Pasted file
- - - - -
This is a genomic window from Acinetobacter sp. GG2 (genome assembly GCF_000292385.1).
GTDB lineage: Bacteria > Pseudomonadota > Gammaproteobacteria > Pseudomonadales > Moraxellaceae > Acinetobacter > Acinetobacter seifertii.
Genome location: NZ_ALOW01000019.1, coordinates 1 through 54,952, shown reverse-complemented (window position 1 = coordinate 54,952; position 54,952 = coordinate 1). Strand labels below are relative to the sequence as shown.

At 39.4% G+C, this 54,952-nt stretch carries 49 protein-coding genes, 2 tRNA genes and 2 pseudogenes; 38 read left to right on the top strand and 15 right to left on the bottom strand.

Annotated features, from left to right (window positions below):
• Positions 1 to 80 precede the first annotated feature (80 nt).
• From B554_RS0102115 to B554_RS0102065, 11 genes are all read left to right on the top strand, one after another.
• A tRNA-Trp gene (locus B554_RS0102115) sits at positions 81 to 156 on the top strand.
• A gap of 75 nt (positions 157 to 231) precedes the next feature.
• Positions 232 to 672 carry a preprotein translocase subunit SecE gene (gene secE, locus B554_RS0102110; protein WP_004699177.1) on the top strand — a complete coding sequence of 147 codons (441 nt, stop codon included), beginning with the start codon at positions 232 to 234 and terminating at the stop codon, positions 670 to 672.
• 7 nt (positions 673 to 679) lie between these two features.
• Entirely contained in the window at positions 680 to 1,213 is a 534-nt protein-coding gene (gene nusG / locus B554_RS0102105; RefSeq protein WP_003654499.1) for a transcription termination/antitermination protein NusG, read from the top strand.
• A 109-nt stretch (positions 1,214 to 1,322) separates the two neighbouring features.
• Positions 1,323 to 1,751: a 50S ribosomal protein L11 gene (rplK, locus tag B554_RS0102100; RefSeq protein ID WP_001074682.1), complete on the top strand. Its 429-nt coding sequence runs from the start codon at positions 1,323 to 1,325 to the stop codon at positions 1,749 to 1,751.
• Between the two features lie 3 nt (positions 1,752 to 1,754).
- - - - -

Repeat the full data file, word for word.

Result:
This is a genomic window from Acinetobacter sp. GG2 (genome assembly GCF_000292385.1).
GTDB lineage: Bacteria > Pseudomonadota > Gammaproteobacteria > Pseudomonadales > Moraxellaceae > Acinetobacter > Acinetobacter seifertii.
Genome location: NZ_ALOW01000019.1, coordinates 1 through 54,952, shown reverse-complemented (window position 1 = coordinate 54,952; position 54,952 = coordinate 1). Strand labels below are relative to the sequence as shown.

At 39.4% G+C, this 54,952-nt stretch carries 49 protein-coding genes, 2 tRNA genes and 2 pseudogenes; 38 read left to right on the top strand and 15 right to left on the bottom strand.

Annotated features, from left to right (window positions below):
• Positions 1 to 80 precede the first annotated feature (80 nt).
• From B554_RS0102115 to B554_RS0102065, 11 genes are all read left to right on the top strand, one after another.
• A tRNA-Trp gene (locus B554_RS0102115) sits at positions 81 to 156 on the top strand.
• A gap of 75 nt (positions 157 to 231) precedes the next feature.
• Positions 232 to 672 carry a preprotein translocase subunit SecE gene (gene secE, locus B554_RS0102110; protein WP_004699177.1) on the top strand — a complete coding sequence of 147 codons (441 nt, stop codon included), beginning with the start codon at positions 232 to 234 and terminating at the stop codon, positions 670 to 672.
• 7 nt (positions 673 to 679) lie between these two features.
• Entirely contained in the window at positions 680 to 1,213 is a 534-nt protein-coding gene (gene nusG / locus B554_RS0102105; RefSeq protein WP_003654499.1) for a transcription termination/antitermination protein NusG, read from the top strand.
• A 109-nt stretch (positions 1,214 to 1,322) separates the two neighbouring features.
• Positions 1,323 to 1,751: a 50S ribosomal protein L11 gene (rplK, locus tag B554_RS0102100; RefSeq protein ID WP_001074682.1), complete on the top strand. Its 429-nt coding sequence runs from the start codon at positions 1,323 to 1,325 to the stop codon at positions 1,749 to 1,751.
• Between the two features lie 3 nt (positions 1,752 to 1,754).